Aware of the plight of the economically crucial railroad worker and of the breakdown of negotiations, the Biden administration chose to postpone the threat of a strike with a quick deal proposed by the Presidential Emergency Board on September 15, 2022. This deal ignored the CBC’s concerns over the lack of sick days and increased terminations caused by PSR. In reality, it amounted to a bribe. Biden’s Presidential Emergency Board’s proposed a 24 percent pay increase over the course of the five year contract, on top of an immediate 14.1 percent pay raise and a $1,000-dollar annual lump sum. When the deal is calculated with consideration given to the Consumer Price Index, Biden’s offer comes out at a 12.3 percent increase in earnings. Although this rate is seemingly generous, the 2022 midterm elections perfectly contextualizes this move by the Presidential Emergency Board. This facade of sympathy by the Biden administration was a successful effort to schedule any major labor dispute that might disrupt the economy to happen after the 2022 election season. The PEB’s proposed deal was being voted on by the 115,000 railroad workers at the same time in which the Democratic Party was securing control of the Senate.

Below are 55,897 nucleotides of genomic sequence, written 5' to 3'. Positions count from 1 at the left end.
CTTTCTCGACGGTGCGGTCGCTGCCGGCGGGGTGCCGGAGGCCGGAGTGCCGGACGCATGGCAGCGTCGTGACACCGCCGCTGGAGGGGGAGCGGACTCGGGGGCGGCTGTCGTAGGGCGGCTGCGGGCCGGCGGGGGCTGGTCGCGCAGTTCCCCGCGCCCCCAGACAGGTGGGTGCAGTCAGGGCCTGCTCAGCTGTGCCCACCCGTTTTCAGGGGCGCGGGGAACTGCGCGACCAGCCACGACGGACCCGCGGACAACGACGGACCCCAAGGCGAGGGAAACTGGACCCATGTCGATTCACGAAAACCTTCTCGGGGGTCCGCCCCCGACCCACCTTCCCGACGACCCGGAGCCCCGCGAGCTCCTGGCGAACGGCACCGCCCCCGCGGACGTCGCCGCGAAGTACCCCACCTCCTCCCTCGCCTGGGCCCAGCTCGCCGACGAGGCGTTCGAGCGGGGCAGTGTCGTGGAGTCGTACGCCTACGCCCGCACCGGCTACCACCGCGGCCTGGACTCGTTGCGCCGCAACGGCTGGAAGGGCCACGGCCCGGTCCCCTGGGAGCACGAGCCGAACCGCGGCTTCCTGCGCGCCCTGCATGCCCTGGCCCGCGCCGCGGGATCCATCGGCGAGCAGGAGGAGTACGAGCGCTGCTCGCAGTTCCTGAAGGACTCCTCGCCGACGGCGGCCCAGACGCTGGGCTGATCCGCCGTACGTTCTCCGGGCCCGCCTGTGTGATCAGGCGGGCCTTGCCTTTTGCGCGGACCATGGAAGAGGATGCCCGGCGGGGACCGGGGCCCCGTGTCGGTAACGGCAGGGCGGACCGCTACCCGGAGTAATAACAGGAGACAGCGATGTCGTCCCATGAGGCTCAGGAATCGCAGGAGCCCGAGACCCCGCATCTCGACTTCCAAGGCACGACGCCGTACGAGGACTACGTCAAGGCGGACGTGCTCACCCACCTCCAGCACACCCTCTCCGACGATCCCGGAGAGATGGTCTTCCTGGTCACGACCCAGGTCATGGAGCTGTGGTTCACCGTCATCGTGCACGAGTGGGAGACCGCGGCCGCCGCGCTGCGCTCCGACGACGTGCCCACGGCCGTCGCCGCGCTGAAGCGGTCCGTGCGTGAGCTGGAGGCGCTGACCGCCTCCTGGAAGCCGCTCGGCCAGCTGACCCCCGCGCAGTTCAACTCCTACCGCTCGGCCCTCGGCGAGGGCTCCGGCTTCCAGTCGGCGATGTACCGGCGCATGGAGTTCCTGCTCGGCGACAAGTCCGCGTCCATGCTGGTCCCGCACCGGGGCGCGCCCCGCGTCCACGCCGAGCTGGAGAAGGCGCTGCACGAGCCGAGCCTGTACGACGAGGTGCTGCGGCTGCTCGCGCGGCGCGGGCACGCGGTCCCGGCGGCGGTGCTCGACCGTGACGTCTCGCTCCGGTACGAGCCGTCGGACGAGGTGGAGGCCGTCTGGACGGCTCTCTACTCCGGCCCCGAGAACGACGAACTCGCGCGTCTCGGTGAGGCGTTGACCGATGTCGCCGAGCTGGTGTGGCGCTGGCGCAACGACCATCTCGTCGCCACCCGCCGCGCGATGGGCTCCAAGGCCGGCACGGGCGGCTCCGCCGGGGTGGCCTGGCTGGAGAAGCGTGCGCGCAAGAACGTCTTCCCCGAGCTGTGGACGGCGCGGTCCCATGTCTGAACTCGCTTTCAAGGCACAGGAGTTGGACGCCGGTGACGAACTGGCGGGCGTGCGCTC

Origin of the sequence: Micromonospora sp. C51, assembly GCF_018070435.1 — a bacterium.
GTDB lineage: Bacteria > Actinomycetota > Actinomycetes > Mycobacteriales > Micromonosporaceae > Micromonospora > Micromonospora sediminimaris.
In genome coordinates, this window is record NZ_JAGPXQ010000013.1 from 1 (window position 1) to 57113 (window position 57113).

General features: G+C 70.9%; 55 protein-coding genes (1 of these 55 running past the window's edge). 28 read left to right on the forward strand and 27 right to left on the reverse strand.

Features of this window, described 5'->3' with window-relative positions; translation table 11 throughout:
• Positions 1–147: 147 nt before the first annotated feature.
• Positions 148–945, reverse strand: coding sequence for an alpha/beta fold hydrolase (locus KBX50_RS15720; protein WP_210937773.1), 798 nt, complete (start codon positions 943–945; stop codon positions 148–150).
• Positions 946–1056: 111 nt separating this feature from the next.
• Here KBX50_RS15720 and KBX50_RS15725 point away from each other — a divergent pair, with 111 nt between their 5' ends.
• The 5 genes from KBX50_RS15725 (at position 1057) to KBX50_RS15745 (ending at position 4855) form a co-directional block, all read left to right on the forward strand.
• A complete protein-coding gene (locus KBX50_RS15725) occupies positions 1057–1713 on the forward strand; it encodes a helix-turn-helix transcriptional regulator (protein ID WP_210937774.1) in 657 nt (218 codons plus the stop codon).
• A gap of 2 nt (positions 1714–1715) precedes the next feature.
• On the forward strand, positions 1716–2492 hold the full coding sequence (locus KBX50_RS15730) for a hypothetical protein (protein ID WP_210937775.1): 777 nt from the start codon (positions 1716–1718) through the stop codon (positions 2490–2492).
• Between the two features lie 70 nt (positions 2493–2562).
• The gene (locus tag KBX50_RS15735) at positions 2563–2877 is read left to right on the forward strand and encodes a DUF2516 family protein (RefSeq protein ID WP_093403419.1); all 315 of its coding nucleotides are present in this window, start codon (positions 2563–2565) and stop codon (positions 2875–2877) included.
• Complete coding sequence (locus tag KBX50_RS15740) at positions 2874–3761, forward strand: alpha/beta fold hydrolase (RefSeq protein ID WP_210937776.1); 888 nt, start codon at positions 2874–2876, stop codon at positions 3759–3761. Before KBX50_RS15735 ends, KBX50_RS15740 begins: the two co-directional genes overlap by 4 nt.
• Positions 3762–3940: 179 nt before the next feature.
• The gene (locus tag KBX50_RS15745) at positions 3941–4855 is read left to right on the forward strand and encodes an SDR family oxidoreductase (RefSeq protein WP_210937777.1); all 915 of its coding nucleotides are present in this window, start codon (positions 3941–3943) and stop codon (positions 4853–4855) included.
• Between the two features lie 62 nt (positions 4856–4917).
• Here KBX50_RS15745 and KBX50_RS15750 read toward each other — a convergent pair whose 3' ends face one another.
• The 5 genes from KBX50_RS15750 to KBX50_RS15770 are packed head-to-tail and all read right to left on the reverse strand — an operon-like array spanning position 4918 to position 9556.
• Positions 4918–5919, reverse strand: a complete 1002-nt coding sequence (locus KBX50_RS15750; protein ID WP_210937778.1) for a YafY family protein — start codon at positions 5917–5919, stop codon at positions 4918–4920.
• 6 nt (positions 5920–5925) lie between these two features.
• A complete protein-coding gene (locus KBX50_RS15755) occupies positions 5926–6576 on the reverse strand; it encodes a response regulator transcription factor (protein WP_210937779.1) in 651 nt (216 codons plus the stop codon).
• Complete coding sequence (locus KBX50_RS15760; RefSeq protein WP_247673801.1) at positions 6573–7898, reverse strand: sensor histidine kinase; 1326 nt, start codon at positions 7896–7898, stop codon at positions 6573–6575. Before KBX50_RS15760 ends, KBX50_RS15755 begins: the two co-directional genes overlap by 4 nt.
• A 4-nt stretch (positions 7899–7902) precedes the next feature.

In the weeks beyond the midterms, the rank and file members of the 12 railroad unions voted 60 percent against accepting the terms mediated by the Presidential Emergency Board. It was during the weeks approaching December that the threat of a national railroad strike was the nearest to realization in 30 years. During this time, the Democratic and Republican parties trampled over the rights of labor to collectively bargain with remarkable alacrity and thereby dashed the hopes of any improvement beyond that offered by the Presidential Emergency Board in September. It mattered not what color party was in control of Congress. Likewise, the celebrated ‘most pro-labor’ President Biden condoned the violation of worker’s rights in the name of economic security. Union Pacific, one of the largest railroad companies in the United States, posted record profits less than two months after the decision to restrict railroad labor with another unfair contract.